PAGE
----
Wednesday, April 13, 2011

Gas

I'm trying to figure out gas.

But first, a simple math problem:

Gerald has a 1995 Toyota Camry. It has a 16 gallon gas tank. If, ever since gas prices started rising, Gerald has been putting 10 dollars or less of gas in his tank at any given time in a misguided attempt to spend less on gas, causing him much of the time to drive around with his gas light on and the gas level to get so low that when he pulls into a gas station he has nothing but fumes igniting in there, how much will it cost for him to fill up his tank? Gas currently costs $3.65/gallon. Tomorrow it is likely to be $3.89/gallon, which is why he is filling up his tank today.

First, cross out the information that is not necessary to solve the problem. It does not matter what kind of car he drives. His gas-filling habits do not matter. Nor does the potential cost of gas tomorrow. All that matters is how many gallons Gerald has to put in his tank and how much each of those gallons costs. So,

16 gallons of gas X $3.65 = $58.40

Thus endeth the lesson. But I'm still confused, because what I'm trying to understand is gas.

See, here's my problem: crude oil prices went up yesterday, gas prices went up today. But far more than just gasoline comes from crude oil. For example, motor oil, kerosene, butane, asphalt, tar, grease, propane, and plastics all come from crude oil. Does anyone think that the cost of any of those items went up today? I'm not contesting that the cost of these items might go up in the future as the result of rising crude oil prices. My question is, did the existing, already-produced, in-stock supplies of Quaker State Motor Oil or PVC piping at Home Depot or the throwaway cigarette lighter at the 7-11 increase in price today? And we all know that the answer is no.

But gasoline did. Why?

I took Economics. I understand about supply and demand. And scarcity. I know that because we all (used to) want to drive all over the place in the summer, the increased need for gasoline is going to drive the prices up. I know that if there was a shortage, we’d expect to pay more for what little is available. But we’d also be waiting in gas lines and stockpiling and sweating about the rationing.

No, this is something different. This kind of volatility and immediate response to the market is unlike anything else, as far as I know, including, as I’ve mentioned the other products that come from that same barrel of crude. Did the company spreading asphalt on the highway while I’m stuck in traffic down to one lane call up the state and say, “You know that contract bid we made for this job and you accepted? Well, the price has gone up. Sorry.”

I am also well aware that situation in Libya and other global concerns are driving the price up, but isn’t that kind of like the price of Florida tomatoes or oranges going up, not because of a freeze, but because of the possibility of a freeze! So what is going on? And let’s remind ourselves that sometimes (admittedly, more often in the past than right now) the price of oil drops, sometimes significantly. Even when that happens, the cost of gasoline does not drop with the same alacrity or by the same percentage. I can guarantee you that if the price of oil dropped today to what it cost in 1974, the price at the pump would be nowhere near as low as it was back then.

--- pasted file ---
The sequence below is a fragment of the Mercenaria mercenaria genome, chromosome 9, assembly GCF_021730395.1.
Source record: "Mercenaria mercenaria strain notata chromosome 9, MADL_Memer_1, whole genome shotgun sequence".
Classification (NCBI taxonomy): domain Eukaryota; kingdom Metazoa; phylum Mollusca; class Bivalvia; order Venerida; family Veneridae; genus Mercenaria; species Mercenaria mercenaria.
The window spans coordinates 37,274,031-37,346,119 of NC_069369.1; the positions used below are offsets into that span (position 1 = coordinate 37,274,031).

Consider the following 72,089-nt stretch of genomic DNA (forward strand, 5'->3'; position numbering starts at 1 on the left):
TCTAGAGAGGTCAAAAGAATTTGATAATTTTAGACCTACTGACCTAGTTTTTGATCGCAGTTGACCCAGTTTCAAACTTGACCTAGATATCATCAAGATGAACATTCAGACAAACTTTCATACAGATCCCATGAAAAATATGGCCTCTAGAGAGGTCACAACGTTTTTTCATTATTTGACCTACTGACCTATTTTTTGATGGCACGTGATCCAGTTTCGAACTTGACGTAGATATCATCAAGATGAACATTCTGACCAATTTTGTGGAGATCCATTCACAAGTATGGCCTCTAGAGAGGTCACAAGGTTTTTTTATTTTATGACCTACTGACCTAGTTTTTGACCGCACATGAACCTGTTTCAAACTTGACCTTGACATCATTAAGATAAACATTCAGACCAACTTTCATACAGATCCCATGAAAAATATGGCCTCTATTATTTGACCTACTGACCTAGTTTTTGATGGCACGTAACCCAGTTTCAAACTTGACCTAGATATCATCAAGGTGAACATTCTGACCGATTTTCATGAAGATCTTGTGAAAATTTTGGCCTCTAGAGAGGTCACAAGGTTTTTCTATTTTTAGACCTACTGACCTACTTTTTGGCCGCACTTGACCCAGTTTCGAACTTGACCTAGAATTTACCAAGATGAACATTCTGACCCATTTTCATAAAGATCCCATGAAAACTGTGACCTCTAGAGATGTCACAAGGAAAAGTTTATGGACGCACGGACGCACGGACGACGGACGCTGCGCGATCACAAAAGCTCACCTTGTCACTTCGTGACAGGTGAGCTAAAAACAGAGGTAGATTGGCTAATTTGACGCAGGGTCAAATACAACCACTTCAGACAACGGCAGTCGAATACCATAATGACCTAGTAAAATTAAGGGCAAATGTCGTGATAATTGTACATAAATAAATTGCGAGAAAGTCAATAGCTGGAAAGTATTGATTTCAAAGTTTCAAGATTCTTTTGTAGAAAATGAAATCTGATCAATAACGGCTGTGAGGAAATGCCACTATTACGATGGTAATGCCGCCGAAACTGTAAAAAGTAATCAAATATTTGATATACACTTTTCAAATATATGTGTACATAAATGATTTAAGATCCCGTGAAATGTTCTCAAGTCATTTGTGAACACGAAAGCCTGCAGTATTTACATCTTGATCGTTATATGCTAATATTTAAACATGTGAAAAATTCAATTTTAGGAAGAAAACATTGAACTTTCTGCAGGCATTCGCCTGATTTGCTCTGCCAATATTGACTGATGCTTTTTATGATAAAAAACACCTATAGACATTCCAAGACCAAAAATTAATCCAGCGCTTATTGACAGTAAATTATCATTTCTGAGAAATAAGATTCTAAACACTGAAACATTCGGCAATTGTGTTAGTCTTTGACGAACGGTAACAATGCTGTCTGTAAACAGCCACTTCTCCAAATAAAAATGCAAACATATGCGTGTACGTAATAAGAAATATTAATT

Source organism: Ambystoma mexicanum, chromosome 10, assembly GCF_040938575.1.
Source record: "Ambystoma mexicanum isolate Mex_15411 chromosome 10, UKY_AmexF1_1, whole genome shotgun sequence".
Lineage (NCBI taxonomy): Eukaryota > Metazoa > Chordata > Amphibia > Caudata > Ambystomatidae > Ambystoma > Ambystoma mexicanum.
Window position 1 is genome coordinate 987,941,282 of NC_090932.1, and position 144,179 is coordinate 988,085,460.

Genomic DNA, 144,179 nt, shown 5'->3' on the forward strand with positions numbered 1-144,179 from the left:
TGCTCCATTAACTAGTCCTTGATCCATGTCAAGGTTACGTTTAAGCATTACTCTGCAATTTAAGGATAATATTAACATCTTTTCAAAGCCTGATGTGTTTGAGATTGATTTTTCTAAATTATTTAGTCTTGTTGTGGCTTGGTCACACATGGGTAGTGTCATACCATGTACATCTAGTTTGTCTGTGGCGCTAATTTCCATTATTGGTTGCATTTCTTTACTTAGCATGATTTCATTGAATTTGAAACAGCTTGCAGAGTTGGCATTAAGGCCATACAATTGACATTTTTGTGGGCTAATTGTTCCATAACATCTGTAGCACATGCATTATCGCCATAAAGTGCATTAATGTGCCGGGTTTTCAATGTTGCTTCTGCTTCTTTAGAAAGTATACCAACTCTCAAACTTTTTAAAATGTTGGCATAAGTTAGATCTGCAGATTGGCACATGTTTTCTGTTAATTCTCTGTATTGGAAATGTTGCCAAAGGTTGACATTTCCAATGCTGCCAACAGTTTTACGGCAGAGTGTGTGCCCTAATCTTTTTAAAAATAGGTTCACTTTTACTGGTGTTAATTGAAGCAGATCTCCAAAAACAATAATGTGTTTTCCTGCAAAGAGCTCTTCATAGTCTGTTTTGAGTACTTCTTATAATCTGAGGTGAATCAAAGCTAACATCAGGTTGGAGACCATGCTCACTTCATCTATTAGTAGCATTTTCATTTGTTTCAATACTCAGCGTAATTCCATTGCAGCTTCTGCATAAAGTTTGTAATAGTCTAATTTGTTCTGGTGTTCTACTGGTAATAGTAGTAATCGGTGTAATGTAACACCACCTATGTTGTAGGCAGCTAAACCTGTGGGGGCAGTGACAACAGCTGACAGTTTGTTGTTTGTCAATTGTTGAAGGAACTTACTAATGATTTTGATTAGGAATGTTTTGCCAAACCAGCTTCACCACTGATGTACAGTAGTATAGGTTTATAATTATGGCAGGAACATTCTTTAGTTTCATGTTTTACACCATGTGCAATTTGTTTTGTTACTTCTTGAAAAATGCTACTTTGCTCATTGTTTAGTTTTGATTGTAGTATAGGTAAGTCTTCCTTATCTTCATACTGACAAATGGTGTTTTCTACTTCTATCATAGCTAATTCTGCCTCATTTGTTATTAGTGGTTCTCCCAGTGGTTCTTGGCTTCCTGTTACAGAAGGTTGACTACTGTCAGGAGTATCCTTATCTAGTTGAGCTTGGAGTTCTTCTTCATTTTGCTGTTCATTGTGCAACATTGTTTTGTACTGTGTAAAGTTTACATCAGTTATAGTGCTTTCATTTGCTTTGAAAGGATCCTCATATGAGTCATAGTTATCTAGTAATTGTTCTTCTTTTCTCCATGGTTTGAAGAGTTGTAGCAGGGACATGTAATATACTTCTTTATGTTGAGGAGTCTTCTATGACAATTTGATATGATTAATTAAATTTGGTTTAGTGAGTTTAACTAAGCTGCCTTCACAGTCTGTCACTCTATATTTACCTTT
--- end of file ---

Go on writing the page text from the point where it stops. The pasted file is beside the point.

No, what we’re really talking about is speculation. We are talking about self-fulfilling prophecy. The expectation that the price of oil is going to go up is making the price of oil go up. And you know what that means? It means that while you and I are trying to decide between a tank of gas and a pizza, between a car trip to Atlanta and a pair of pants, between a rock and a hard place, somebody is making a lot of money off our misery at the pump. It certainly doesn’t cost anymore to drill for and to refine this crude oil that continues to rise in price.

So, there is a different kind of math problem at play here. You can do that math, but you do it at your own risk, the risk of blinders coming off.

If you’re looking for a solution, and who isn’t, I can only recommend the plan of my friend John. He’s decided simply to drive less. And it’s working for him. Quite well, actually. Want to know how I know? I drove him to the concert last night.

3 comments:

Daisy said...

My best guess is that the gas gods are cashing in on the fact that to many having a tank full of guess is equal to having freedom. No price is too high for freedom right?

I do like John's plan. I'd be happy as a pig in mud if I had a driver at my disposal!

John said...

Hey, let's go to lunch today. You're driving.

troutking said...

More evidence that oil companies are run by bastards. These are the same ones who are buying up patents on alternative energy technologies and sitting on them so they can maintain their monopoly on energy supplies. Viva la revolution! Let's nationalize 'em!